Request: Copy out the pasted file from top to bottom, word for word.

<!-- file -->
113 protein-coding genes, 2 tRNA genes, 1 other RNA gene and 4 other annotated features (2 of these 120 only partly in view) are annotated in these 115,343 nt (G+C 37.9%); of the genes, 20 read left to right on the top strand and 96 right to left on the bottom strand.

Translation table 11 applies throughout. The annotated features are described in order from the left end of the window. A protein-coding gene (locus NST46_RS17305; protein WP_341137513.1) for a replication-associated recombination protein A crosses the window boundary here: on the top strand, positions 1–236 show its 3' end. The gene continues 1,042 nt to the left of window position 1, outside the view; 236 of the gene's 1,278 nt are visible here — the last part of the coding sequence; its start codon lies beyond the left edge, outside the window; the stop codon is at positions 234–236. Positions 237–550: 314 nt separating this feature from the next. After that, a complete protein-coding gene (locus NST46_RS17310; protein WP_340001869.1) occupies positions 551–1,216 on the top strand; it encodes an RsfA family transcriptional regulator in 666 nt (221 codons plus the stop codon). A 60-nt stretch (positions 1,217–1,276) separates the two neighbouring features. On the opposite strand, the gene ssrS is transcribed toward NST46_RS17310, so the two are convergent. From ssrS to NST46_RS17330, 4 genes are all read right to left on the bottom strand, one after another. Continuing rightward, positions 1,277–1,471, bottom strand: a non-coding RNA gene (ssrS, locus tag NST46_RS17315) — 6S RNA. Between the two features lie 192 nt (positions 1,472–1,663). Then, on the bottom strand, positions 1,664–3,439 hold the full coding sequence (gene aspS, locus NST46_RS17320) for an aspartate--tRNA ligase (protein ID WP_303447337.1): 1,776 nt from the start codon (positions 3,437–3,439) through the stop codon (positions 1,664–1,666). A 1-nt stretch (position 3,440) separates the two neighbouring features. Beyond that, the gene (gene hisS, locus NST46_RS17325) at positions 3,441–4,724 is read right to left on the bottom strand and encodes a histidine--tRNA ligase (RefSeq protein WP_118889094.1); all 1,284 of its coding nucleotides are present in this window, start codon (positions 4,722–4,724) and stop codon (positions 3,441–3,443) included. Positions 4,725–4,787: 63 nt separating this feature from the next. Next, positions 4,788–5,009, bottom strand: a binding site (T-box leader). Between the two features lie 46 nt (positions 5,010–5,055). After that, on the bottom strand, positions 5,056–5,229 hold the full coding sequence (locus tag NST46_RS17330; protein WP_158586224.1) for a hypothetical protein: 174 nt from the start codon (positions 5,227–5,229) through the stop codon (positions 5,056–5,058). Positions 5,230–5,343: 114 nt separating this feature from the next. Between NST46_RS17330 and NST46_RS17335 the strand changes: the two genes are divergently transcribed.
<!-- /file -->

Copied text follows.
113 protein-coding genes, 2 tRNA genes, 1 other RNA gene and 4 other annotated features (2 of these 120 only partly in view) are annotated in these 115,343 nt (G+C 37.9%); of the genes, 20 read left to right on the top strand and 96 right to left on the bottom strand.

Translation table 11 applies throughout. The annotated features are described in order from the left end of the window. A protein-coding gene (locus NST46_RS17305; protein WP_341137513.1) for a replication-associated recombination protein A crosses the window boundary here: on the top strand, positions 1–236 show its 3' end. The gene continues 1,042 nt to the left of window position 1, outside the view; 236 of the gene's 1,278 nt are visible here — the last part of the coding sequence; its start codon lies beyond the left edge, outside the window; the stop codon is at positions 234–236. Positions 237–550: 314 nt separating this feature from the next. After that, a complete protein-coding gene (locus NST46_RS17310; protein WP_340001869.1) occupies positions 551–1,216 on the top strand; it encodes an RsfA family transcriptional regulator in 666 nt (221 codons plus the stop codon). A 60-nt stretch (positions 1,217–1,276) separates the two neighbouring features. On the opposite strand, the gene ssrS is transcribed toward NST46_RS17310, so the two are convergent. From ssrS to NST46_RS17330, 4 genes are all read right to left on the bottom strand, one after another. Continuing rightward, positions 1,277–1,471, bottom strand: a non-coding RNA gene (ssrS, locus tag NST46_RS17315) — 6S RNA. Between the two features lie 192 nt (positions 1,472–1,663). Then, on the bottom strand, positions 1,664–3,439 hold the full coding sequence (gene aspS, locus NST46_RS17320) for an aspartate--tRNA ligase (protein ID WP_303447337.1): 1,776 nt from the start codon (positions 3,437–3,439) through the stop codon (positions 1,664–1,666). A 1-nt stretch (position 3,440) separates the two neighbouring features. Beyond that, the gene (gene hisS, locus NST46_RS17325) at positions 3,441–4,724 is read right to left on the bottom strand and encodes a histidine--tRNA ligase (RefSeq protein WP_118889094.1); all 1,284 of its coding nucleotides are present in this window, start codon (positions 4,722–4,724) and stop codon (positions 3,441–3,443) included. Positions 4,725–4,787: 63 nt separating this feature from the next. Next, positions 4,788–5,009, bottom strand: a binding site (T-box leader). Between the two features lie 46 nt (positions 5,010–5,055). After that, on the bottom strand, positions 5,056–5,229 hold the full coding sequence (locus tag NST46_RS17330; protein WP_158586224.1) for a hypothetical protein: 174 nt from the start codon (positions 5,227–5,229) through the stop codon (positions 5,056–5,058). Positions 5,230–5,343: 114 nt separating this feature from the next. Between NST46_RS17330 and NST46_RS17335 the strand changes: the two genes are divergently transcribed.